Dear PropellerHeads: My website isn’t getting much traffic. A friend said I should get my site graded to see if it is up to recent standards. I nodded my head but really have no idea what he is talking about. Help please!

A: Nodding your head giving an affirmative response even though you have no idea what was even said or what you just agreed to? Sounds like every day at work. But don’t tell my boss that.

Another thing that happens every day at work is keeping up with the latest standards of HTML, CSS, JavaScript, responsive design, accessibility, etc., the list is endless. Fortunately for me, and now for you, there are numerous free (my favorite word, especially if it precedes the word beer) tools that will interrogate your website and offer hints on how you can make it better. Just search for “website grader” on your favorite search engine and you’ll encounter dozens.

After several mind-numbing minutes you will figure out for yourself that the most popular are the following: Clarity Grader, Clickx, LXRSEO, Nibbler, Website Grader and WooRank. Now I could just give you a review of each of these, but I’ll do a notch better for you and turn the tables on these tools by having them grade each other! Take that Mrs. Stein! Sorry, my kindergarten teacher seriously left her mark on me, mentally and physically.

Forewarned, most of these guys require you to supply an email address in order to get results. Nibbler is the exception. Others I didn’t list may require a Google or Facebook login.

Clarity Grader (claritygrader.com) is kind of unusual for these tools as it does not look at the technical aspects of a web page, only at the content. And really it just focuses on that stuff Mrs. Stein failed to hammer into my head: grammar. Get it? Hammer grammar? Bueller?

It focuses on avoiding long sentences, using non-passive voice and overall readability. Your results are presented in the easy-to-understand traffic light color system of Green (gold star), Yellow (needs attention) and Red (face palm). I definitely recommend using Clarity Grader, but after you’ve used some of the other graders below.

Clickx (clickx.io) was a complete and utter disaster. I never received the promised new account email, nor a password reset email. Move along, nothing to see here.

As its name suggest, LXRSEO (lxrseo.com), focuses on SEO, or search engine optimization. In other words, crafting your pages to look the most attractive to Google and Bing. While it spends a lot of time looking at the HTML header, it is not completely ignorant of the technical nitty gritty. In fact, it is probably the most thorough of all the ones mentioned in this article. Where LXRSEO fails, however, is remediation. It tells you your site’s problems, but doesn’t always tell you how to fix those problems.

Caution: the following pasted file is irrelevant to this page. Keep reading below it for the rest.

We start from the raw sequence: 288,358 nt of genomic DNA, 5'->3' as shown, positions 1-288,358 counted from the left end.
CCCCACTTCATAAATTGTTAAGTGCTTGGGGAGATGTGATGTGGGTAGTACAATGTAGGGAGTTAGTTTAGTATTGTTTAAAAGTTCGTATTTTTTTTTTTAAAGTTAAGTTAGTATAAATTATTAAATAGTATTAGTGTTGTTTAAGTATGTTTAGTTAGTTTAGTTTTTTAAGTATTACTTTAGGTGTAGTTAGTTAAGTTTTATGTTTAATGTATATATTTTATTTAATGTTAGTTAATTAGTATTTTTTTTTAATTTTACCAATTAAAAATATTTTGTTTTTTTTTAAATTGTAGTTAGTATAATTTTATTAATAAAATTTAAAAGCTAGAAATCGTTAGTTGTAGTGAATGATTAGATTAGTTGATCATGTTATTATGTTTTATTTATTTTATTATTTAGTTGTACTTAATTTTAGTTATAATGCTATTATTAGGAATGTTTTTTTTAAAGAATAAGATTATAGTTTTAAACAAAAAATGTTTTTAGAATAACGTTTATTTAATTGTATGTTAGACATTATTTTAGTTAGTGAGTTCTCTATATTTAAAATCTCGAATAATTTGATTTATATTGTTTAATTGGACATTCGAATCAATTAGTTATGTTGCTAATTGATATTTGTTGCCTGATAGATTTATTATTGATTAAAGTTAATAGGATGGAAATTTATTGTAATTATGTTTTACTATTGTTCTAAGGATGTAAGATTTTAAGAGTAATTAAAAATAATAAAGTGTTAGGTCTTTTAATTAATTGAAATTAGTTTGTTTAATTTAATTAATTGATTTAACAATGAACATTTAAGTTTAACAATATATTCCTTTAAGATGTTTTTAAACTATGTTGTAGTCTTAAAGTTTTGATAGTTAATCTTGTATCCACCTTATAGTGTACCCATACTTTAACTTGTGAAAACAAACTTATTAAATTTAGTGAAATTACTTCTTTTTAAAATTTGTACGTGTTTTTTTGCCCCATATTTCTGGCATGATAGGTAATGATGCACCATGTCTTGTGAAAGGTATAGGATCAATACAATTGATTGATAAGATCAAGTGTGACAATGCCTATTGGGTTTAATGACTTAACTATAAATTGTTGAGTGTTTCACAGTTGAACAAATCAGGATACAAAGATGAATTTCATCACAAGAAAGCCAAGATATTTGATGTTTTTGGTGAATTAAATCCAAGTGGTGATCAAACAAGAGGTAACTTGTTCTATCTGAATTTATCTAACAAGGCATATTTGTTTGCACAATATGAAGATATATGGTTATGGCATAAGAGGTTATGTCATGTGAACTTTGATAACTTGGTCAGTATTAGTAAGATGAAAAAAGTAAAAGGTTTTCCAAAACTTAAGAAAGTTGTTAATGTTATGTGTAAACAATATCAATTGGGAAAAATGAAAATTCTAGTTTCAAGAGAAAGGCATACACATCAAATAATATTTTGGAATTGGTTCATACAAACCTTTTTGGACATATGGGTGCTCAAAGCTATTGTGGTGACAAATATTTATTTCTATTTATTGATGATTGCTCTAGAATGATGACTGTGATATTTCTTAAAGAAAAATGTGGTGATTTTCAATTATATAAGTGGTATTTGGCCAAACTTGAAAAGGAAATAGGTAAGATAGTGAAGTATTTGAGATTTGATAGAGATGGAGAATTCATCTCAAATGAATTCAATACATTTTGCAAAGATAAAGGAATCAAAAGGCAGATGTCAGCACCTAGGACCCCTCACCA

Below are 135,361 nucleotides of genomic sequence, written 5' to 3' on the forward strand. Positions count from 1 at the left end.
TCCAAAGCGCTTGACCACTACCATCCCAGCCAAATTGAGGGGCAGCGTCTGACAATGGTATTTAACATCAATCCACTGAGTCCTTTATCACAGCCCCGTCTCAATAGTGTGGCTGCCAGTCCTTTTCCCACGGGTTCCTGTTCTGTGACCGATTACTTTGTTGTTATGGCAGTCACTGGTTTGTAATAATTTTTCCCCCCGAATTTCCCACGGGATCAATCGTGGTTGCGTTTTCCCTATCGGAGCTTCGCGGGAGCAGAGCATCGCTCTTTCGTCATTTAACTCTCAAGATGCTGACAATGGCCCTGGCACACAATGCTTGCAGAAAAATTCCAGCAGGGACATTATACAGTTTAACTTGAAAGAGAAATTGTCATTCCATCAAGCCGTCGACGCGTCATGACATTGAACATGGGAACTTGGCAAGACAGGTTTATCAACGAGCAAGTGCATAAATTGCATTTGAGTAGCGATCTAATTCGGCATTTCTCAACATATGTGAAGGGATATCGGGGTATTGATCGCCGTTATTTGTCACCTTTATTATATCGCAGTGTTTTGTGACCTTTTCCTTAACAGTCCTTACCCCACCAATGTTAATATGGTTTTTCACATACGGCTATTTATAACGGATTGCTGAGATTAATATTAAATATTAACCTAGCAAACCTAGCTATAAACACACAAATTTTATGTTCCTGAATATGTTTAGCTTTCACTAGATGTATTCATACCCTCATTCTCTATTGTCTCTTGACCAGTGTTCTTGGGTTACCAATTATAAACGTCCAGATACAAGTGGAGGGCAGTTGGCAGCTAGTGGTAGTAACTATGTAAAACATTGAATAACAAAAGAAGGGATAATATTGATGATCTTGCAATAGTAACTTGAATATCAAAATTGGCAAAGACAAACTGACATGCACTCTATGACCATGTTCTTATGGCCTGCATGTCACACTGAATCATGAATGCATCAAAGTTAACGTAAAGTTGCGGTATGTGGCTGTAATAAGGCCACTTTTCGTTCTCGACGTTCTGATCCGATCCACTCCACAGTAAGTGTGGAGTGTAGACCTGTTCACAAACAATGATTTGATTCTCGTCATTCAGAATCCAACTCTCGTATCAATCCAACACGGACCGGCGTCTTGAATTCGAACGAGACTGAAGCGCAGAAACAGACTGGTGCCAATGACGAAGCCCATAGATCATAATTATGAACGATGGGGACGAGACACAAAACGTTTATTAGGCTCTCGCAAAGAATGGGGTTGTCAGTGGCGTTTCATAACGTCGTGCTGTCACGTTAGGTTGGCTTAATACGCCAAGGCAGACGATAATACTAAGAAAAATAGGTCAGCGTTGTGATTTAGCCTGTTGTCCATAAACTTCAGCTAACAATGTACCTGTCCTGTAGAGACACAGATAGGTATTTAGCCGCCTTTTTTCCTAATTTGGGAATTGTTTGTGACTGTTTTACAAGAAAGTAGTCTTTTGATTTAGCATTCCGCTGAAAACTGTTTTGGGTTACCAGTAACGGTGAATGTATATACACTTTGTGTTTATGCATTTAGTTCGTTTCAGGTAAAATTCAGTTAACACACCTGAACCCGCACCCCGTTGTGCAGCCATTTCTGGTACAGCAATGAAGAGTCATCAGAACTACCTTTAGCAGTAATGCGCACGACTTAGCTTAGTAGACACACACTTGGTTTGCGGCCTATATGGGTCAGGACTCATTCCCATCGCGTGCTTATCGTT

Nibbler (nibbler.silktide.com) seems to focus more on your social networking savvy, as it relates to your website. Do you have Facebook and Twitter integration with your site, and if you don’t, why the heck not? What is wrong with you? Resistance is futile!

Unlike LXRSEO, Nibbler always gives you solutions to address your weaknesses. The biggest problem with Nibbler is identifying the weaknesses. Flat out fails are obviously red, but then it goes to green and then blue. To me green equals good so their color system is confusing. But this nitpick aside, probably the best of the bunch.

I’ve used Website Grader (website.grader.com) in the past, though it has been awhile now so it was interesting to see how it has changed over time. While the results are probably the best looking, the depth of the review isn’t what I remember it was. Now it is very high level so it will impress the boss, just not us PropellerHeads. They do provide solutions for problems discovered but they tend to be very wordy articles (I should have reviewed this site with Clarity Grader!). All in all, given all the praise for this site on the Internet, I was disappointed.

Finally, WooRank (woorank.com) is another site I’ve used in the past. It too uses the easy to understand traffic light rating system, and provides solutions for the problems discovered. It goes a step further indicating how difficult it is to implement the solution so you can quickly identify low hanging fruit. Mmm, mango! The most annoying aspect of WooRank is that many analyses require you to upgrade to their paid service, or at least register for a free trial.

So now the next time your friend brings up grading your website, you can nod with same confidence that I possessed when I stood up in kindergarten and completely whiffed on the phonogram presented me. I still cannot pronounce Worcestershire correctly without wincing.